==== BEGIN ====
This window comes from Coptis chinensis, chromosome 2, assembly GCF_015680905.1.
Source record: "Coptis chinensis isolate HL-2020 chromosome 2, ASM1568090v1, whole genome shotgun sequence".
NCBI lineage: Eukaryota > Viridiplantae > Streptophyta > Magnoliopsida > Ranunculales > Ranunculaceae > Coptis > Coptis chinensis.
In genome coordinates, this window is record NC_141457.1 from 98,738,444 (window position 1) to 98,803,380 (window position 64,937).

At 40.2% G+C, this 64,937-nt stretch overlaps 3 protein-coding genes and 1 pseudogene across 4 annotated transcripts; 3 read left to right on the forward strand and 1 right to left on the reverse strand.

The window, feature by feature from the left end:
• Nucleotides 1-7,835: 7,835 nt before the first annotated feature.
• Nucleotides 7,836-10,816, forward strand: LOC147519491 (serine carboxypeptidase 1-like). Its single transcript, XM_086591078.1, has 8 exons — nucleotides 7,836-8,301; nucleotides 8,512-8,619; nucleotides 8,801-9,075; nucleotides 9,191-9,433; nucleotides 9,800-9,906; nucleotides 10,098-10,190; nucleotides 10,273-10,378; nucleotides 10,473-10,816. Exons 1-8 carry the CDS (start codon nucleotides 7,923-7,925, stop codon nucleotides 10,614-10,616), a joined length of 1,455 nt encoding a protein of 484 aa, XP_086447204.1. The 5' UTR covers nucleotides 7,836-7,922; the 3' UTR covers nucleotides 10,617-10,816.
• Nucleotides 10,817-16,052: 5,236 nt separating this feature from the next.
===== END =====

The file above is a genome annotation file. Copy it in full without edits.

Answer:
This window comes from Coptis chinensis, chromosome 2, assembly GCF_015680905.1.
Source record: "Coptis chinensis isolate HL-2020 chromosome 2, ASM1568090v1, whole genome shotgun sequence".
NCBI lineage: Eukaryota > Viridiplantae > Streptophyta > Magnoliopsida > Ranunculales > Ranunculaceae > Coptis > Coptis chinensis.
In genome coordinates, this window is record NC_141457.1 from 98,738,444 (window position 1) to 98,803,380 (window position 64,937).

At 40.2% G+C, this 64,937-nt stretch overlaps 3 protein-coding genes and 1 pseudogene across 4 annotated transcripts; 3 read left to right on the forward strand and 1 right to left on the reverse strand.

The window, feature by feature from the left end:
• Nucleotides 1-7,835: 7,835 nt before the first annotated feature.
• Nucleotides 7,836-10,816, forward strand: LOC147519491 (serine carboxypeptidase 1-like). Its single transcript, XM_086591078.1, has 8 exons — nucleotides 7,836-8,301; nucleotides 8,512-8,619; nucleotides 8,801-9,075; nucleotides 9,191-9,433; nucleotides 9,800-9,906; nucleotides 10,098-10,190; nucleotides 10,273-10,378; nucleotides 10,473-10,816. Exons 1-8 carry the CDS (start codon nucleotides 7,923-7,925, stop codon nucleotides 10,614-10,616), a joined length of 1,455 nt encoding a protein of 484 aa, XP_086447204.1. The 5' UTR covers nucleotides 7,836-7,922; the 3' UTR covers nucleotides 10,617-10,816.
• Nucleotides 10,817-16,052: 5,236 nt separating this feature from the next.